Wednesday, September 7, 2016
Last week, the SuperDesk™ and the agency where it is currently parked, the Barbarian Group, were in the news again.
I don't know anything about the Group.
I don't know the work they do.
I don't know the Creative Directors there.
And I don't know if I'll ever do any projects for them.
I'm guessing I won't.
But I am intimately familiar with their iconic SuperDesk™ and perpetually amused how the brass at the Barbarian Group tried to pawn this tool of the sweatshop culture upon the other Barbarians. And it explains why I am not surprised to hear of the continuing woes of the agency.
If we've learned anything from this architectural monstrosity it's that people who work in advertising are the most cynical, skeptical, and leery people on the planet. And they see this Escher-like ribbon of collaboration malarkey for exactly what it is -- Bullshit.
And guess what overpaid, pollyanna, concoctors of corporate Kool Aid (I'm talking to you, ad leaders) that's exactly what you want in an ad person.
Because people who can spot bullshit from across state lines are your best bet to create real advertising and real communications that will resonate with real people.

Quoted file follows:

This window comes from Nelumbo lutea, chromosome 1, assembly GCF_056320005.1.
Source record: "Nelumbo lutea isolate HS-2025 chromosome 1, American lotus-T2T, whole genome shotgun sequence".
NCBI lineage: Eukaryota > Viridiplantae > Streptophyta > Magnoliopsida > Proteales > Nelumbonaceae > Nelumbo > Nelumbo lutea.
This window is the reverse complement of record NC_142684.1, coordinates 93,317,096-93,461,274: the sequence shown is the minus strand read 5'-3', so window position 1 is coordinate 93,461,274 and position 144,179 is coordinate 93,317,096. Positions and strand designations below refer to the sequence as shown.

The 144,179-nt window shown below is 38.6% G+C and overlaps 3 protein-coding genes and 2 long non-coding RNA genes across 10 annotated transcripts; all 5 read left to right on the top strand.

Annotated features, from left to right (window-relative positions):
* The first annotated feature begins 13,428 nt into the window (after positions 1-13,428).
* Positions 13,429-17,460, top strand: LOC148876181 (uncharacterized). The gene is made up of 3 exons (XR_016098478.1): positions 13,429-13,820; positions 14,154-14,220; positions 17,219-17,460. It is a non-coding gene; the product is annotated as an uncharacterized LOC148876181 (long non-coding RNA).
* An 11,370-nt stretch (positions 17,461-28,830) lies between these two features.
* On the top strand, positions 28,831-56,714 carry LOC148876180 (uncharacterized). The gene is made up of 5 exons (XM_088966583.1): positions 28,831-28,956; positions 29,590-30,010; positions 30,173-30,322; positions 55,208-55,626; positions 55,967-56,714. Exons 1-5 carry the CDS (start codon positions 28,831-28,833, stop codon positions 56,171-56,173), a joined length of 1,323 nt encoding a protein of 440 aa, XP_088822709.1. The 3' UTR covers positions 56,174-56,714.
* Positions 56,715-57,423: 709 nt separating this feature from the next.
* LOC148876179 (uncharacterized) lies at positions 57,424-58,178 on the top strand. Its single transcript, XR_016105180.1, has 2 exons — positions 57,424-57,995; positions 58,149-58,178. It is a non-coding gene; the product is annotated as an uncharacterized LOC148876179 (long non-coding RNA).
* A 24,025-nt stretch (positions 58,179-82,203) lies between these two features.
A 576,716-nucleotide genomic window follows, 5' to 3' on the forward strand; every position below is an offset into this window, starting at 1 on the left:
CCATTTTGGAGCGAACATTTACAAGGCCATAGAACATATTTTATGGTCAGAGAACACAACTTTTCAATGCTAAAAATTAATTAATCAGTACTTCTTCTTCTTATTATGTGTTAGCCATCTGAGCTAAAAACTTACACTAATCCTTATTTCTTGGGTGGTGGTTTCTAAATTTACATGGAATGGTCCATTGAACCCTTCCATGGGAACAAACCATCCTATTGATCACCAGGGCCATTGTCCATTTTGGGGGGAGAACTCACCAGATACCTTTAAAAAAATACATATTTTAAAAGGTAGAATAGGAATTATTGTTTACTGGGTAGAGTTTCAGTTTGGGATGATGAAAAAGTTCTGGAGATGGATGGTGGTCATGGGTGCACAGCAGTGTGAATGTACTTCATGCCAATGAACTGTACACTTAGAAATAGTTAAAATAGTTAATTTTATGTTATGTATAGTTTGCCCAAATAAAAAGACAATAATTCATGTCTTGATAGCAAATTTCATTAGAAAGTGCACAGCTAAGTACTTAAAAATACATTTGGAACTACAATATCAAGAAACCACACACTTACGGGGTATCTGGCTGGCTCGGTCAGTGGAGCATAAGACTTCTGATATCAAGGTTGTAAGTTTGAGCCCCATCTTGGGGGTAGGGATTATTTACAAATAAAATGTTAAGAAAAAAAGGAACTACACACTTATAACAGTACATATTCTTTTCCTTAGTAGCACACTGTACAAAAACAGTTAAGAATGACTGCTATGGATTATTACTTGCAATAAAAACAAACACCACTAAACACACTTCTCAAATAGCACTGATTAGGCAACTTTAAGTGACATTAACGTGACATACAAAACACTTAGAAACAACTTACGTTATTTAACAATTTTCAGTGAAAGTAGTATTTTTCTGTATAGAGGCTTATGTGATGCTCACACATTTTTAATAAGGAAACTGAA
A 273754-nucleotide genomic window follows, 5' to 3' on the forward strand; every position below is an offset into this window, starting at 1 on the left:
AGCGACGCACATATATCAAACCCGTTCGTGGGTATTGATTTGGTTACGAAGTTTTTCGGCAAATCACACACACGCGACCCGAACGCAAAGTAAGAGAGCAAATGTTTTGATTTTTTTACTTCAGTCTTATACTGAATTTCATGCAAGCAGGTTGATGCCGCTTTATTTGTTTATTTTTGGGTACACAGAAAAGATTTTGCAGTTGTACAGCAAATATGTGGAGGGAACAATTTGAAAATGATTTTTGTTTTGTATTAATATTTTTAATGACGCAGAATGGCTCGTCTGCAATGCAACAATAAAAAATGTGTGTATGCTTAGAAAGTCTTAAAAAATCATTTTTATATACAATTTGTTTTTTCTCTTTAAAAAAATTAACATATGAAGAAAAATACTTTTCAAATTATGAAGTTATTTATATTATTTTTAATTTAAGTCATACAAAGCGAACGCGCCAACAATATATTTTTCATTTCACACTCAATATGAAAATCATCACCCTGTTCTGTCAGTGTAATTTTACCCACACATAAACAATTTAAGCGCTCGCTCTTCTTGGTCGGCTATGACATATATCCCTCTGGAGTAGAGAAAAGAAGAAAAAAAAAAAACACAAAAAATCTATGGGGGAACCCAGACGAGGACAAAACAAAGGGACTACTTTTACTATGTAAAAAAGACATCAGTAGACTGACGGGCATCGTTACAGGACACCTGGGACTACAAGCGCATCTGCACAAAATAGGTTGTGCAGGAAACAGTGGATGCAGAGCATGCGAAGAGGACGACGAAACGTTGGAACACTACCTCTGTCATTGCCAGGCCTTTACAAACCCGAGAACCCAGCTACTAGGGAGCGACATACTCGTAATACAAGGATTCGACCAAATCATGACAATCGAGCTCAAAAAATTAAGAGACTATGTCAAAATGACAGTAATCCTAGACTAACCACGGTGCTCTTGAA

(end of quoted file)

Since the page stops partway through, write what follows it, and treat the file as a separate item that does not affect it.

You want the doubters.
You want the eye rollers.
You want the ones who are willing put their foot down, look a planner or a client or a CEO in the eye and say, "we can spend 100 million dollars on this, or 100 billion, but people are not going to eat their pizza backwards. They're just not."
We sell ourselves to clients as experts in the human condition. We tell them we examine all the data, we produce magical insights and change the business landscape with our disruptive inescapable truths™.
Well, digging for game changing truths requires the ability to sort through the spin, discarding the hubris and calling out the bullcockery.
Years ago, when I was at Chiat/Day --possibly the most annoying phrase ever written -- they moved us into the famed binocular building in Venice. Before the big transition, Jay brilliantly announced we were going to pioneer the Virtual Office™. Unless you're a fan of carnival midway games, it was all just a sham.
We, the employees, were going to a virtual office only because there wasn't enough space for us to have real offices to go to.
There's an old maxim that says: you can't bullshit a bullshit artist.
To that I would add...
To assemble the best team of bullshit artists you need people who can spot bullshit.